Also, given the sweet potatoes... Have you tried to go savoury with it rather than sweet? Cut back on the sugar, replace the berry garnish with an herb garnish and herbs in the mix (perhaps rosemary)...?

...Guess what I'm saying is that it sounds good enough, I'm already considering variants. *wry grin* And if you've already experimented along those lines, well, there's no need for me to reproduce the effort, is there? ;)
Feb. 10th, 2005 08:14 am (UTC)
This is an old "low country" recipe from the Carolinas that came out of the slave cooking tradition and pretty much used what they had at hand which was the reason for the sweet potatoes. I've only made it three times so far so it's not something I've really done a lot of experimenting with yet. I generally experiment with things I intend to make more often than once in a blue moon. But all great suggestions. Desserts, even though I make them quite often for other people are not an every meal thing for me so i guess I don't worry so much that something has a lot of sugar in it if I'm not eating it all the time. But thanks for the variations. I'd be intereseting to see how they come out for you.

Feb. 10th, 2005 08:16 am (UTC)
Oh and aside from that carmelized sugar part, it's really not all that sweet. The sweet potatoes really give a good balance to the creme part of it.

Feb. 10th, 2005 01:11 pm (UTC)
I have made one substitution before. I forgot. The second time i made it, I used pumpkin instead of sweet potatoe. Entirely different flavor but good as well.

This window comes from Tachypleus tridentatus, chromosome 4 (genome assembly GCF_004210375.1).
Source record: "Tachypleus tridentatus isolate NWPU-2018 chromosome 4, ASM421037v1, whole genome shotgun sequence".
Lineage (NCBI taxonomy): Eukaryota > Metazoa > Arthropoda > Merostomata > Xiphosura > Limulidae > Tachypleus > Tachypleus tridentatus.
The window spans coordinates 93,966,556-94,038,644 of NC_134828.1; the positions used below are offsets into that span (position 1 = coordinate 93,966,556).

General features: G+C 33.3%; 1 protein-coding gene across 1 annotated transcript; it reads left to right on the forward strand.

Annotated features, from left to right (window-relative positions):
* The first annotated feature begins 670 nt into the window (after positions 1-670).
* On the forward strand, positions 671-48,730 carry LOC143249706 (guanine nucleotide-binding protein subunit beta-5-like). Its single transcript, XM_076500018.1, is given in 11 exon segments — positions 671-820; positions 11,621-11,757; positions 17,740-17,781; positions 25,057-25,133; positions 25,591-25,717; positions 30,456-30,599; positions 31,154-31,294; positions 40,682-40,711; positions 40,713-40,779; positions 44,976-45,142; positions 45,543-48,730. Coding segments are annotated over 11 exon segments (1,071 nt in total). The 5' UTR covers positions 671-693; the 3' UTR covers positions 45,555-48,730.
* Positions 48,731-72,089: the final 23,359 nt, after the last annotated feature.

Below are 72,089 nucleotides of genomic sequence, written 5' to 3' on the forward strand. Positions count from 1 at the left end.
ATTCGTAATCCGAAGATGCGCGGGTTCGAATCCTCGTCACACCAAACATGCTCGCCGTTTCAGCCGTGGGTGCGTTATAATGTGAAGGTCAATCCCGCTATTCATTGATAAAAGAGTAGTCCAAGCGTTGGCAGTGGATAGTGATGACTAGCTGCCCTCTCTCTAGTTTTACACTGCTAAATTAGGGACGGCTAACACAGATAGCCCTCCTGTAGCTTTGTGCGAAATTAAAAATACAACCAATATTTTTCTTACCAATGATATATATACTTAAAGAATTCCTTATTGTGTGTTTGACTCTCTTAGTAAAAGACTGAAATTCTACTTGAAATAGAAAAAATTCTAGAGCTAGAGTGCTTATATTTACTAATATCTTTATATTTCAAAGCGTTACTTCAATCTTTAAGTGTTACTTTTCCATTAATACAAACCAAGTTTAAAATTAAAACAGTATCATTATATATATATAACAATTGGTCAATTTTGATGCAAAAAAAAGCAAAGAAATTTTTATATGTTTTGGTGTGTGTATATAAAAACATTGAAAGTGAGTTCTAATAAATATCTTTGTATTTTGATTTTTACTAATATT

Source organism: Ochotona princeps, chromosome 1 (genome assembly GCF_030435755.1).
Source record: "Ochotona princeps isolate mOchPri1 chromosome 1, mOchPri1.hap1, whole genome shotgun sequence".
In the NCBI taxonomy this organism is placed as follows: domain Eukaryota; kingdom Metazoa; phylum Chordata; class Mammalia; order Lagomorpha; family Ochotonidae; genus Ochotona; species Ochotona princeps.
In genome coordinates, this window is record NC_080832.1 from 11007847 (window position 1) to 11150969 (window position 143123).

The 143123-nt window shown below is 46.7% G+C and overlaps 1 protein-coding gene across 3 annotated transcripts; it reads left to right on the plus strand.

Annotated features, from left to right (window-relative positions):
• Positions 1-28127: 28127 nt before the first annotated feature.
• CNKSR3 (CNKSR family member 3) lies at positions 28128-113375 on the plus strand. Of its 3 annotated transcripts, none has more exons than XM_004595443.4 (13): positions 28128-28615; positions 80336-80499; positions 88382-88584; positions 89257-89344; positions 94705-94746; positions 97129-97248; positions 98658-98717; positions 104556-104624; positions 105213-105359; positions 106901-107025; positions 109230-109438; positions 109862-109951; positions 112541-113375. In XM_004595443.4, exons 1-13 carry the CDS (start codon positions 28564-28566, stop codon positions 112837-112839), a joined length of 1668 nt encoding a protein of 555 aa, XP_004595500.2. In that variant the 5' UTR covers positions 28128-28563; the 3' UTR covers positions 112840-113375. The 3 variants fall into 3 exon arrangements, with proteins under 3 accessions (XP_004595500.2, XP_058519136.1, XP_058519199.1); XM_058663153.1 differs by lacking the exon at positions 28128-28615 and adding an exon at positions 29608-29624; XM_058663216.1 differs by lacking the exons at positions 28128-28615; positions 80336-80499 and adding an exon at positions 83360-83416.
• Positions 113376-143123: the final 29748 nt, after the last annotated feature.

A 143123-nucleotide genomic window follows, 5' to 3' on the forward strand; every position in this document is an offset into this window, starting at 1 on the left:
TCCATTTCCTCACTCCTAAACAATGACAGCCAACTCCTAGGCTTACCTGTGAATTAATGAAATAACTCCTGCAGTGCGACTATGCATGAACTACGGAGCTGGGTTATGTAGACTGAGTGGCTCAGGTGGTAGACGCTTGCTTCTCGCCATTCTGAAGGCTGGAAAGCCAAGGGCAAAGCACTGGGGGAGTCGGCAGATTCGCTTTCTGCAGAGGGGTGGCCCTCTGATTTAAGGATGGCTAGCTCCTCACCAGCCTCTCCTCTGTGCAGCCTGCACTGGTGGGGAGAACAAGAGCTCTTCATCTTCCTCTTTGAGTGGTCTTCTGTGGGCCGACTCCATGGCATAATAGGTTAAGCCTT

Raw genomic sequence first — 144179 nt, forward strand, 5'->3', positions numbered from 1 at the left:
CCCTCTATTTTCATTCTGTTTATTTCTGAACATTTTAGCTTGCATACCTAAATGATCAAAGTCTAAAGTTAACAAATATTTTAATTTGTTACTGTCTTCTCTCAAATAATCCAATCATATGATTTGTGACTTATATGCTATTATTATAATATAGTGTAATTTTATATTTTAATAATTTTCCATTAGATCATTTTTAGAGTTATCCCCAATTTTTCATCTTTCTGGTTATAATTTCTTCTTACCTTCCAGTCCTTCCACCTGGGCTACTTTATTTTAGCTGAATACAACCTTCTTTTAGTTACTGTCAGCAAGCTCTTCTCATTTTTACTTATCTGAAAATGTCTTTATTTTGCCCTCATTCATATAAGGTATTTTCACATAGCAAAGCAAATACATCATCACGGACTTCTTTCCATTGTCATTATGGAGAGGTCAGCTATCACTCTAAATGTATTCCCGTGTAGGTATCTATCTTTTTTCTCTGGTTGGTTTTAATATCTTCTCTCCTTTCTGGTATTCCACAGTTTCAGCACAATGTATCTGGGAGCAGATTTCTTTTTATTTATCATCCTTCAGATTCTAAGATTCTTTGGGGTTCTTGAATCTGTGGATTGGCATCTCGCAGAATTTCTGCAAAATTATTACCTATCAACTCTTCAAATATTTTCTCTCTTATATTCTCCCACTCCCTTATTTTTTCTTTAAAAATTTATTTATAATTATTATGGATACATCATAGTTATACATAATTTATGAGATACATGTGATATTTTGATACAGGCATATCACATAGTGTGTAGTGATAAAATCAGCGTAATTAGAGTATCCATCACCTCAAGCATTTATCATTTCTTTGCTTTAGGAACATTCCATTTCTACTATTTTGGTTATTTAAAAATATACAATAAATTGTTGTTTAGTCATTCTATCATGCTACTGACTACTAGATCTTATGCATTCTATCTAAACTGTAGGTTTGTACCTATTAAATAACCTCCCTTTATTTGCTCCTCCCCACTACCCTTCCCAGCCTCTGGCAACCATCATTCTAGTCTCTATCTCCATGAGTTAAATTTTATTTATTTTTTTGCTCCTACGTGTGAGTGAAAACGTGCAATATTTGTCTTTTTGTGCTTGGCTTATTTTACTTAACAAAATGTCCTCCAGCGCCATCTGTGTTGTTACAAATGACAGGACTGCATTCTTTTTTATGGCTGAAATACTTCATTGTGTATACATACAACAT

Feb. 10th, 2005 10:32 pm (UTC)
This makes sense, as my pumpkin pies always have a bit of roasted sweet potato in them in addition to the pumpkin itself. The two have different flavours, but they're certainly complimentary. And I do both savory and sweet versions of that pie.

Interesting, the history of the recipe. Where did you come across it?
Feb. 11th, 2005 08:12 am (UTC)
There is an up-and-coming chef named Marvin Woods. He's got restaurants in South Carolina and Miami. He put out a cookbook with recipes handed down from his great grandmother who was a little girl during the last of the slavery years. Lots of really good stuff using ingredients that were at hand at the time but of course he also puts a modern spin on some of them. I've really just delved into the desserts so far but the main meal selections with make you mouth water as well. Lots of rice and vegetable recipes. It's called the New Low Country Cookbook.

Feb. 10th, 2005 08:50 am (UTC)
Feb. 10th, 2005 10:11 am (UTC)
I did it. It's now posted on 4 different cooking communities.

Feb. 10th, 2005 09:47 am (UTC)
*licks computer screen*
Feb. 10th, 2005 10:05 am (UTC)
It is THAT good too.

Feb. 10th, 2005 10:16 am (UTC)
looks it!
Feb. 11th, 2005 04:10 pm (UTC)
If it is ok, I would like to friend you. I saw this post the other night in food porn, and just really like your rural ruin post today.

Feb. 11th, 2005 11:52 pm (UTC)
Sure, you can never have too many friends.

( 17 comments — Leave a comment )